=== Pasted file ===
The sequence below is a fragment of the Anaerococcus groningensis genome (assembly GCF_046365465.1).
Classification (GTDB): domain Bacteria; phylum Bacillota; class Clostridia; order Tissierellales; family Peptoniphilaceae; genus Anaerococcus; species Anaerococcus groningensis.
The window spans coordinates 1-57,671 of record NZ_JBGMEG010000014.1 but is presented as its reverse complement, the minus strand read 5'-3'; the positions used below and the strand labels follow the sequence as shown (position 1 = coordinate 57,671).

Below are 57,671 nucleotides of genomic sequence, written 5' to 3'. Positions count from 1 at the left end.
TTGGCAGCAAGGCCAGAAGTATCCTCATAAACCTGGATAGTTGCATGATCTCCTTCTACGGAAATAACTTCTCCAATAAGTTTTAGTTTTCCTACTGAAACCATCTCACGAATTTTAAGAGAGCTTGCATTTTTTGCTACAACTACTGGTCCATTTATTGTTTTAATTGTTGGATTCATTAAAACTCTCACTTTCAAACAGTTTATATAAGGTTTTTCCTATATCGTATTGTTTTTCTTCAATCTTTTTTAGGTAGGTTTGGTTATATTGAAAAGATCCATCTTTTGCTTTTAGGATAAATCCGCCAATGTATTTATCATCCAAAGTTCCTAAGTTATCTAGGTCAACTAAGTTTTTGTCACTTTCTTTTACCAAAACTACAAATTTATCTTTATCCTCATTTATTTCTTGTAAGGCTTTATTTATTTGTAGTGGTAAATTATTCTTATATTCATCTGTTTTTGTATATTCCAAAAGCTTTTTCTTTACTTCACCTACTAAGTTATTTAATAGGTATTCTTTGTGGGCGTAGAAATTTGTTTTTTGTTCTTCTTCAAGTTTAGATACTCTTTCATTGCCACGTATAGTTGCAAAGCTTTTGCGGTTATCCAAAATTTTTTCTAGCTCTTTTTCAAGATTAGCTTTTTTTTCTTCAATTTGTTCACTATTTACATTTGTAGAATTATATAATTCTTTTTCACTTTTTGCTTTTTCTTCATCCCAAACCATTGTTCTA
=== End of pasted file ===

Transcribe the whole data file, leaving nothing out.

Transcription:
The sequence below is a fragment of the Anaerococcus groningensis genome (assembly GCF_046365465.1).
Classification (GTDB): domain Bacteria; phylum Bacillota; class Clostridia; order Tissierellales; family Peptoniphilaceae; genus Anaerococcus; species Anaerococcus groningensis.
The window spans coordinates 1-57,671 of record NZ_JBGMEG010000014.1 but is presented as its reverse complement, the minus strand read 5'-3'; the positions used below and the strand labels follow the sequence as shown (position 1 = coordinate 57,671).

Below are 57,671 nucleotides of genomic sequence, written 5' to 3'. Positions count from 1 at the left end.
TTGGCAGCAAGGCCAGAAGTATCCTCATAAACCTGGATAGTTGCATGATCTCCTTCTACGGAAATAACTTCTCCAATAAGTTTTAGTTTTCCTACTGAAACCATCTCACGAATTTTAAGAGAGCTTGCATTTTTTGCTACAACTACTGGTCCATTTATTGTTTTAATTGTTGGATTCATTAAAACTCTCACTTTCAAACAGTTTATATAAGGTTTTTCCTATATCGTATTGTTTTTCTTCAATCTTTTTTAGGTAGGTTTGGTTATATTGAAAAGATCCATCTTTTGCTTTTAGGATAAATCCGCCAATGTATTTATCATCCAAAGTTCCTAAGTTATCTAGGTCAACTAAGTTTTTGTCACTTTCTTTTACCAAAACTACAAATTTATCTTTATCCTCATTTATTTCTTGTAAGGCTTTATTTATTTGTAGTGGTAAATTATTCTTATATTCATCTGTTTTTGTATATTCCAAAAGCTTTTTCTTTACTTCACCTACTAAGTTATTTAATAGGTATTCTTTGTGGGCGTAGAAATTTGTTTTTTGTTCTTCTTCAAGTTTAGATACTCTTTCATTGCCACGTATAGTTGCAAAGCTTTTGCGGTTATCCAAAATTTTTTCTAGCTCTTTTTCAAGATTAGCTTTTTTTTCTTCAATTTGTTCACTATTTACATTTGTAGAATTATATAATTCTTTTTCACTTTTTGCTTTTTCTTCATCCCAAACCATTGTTCTA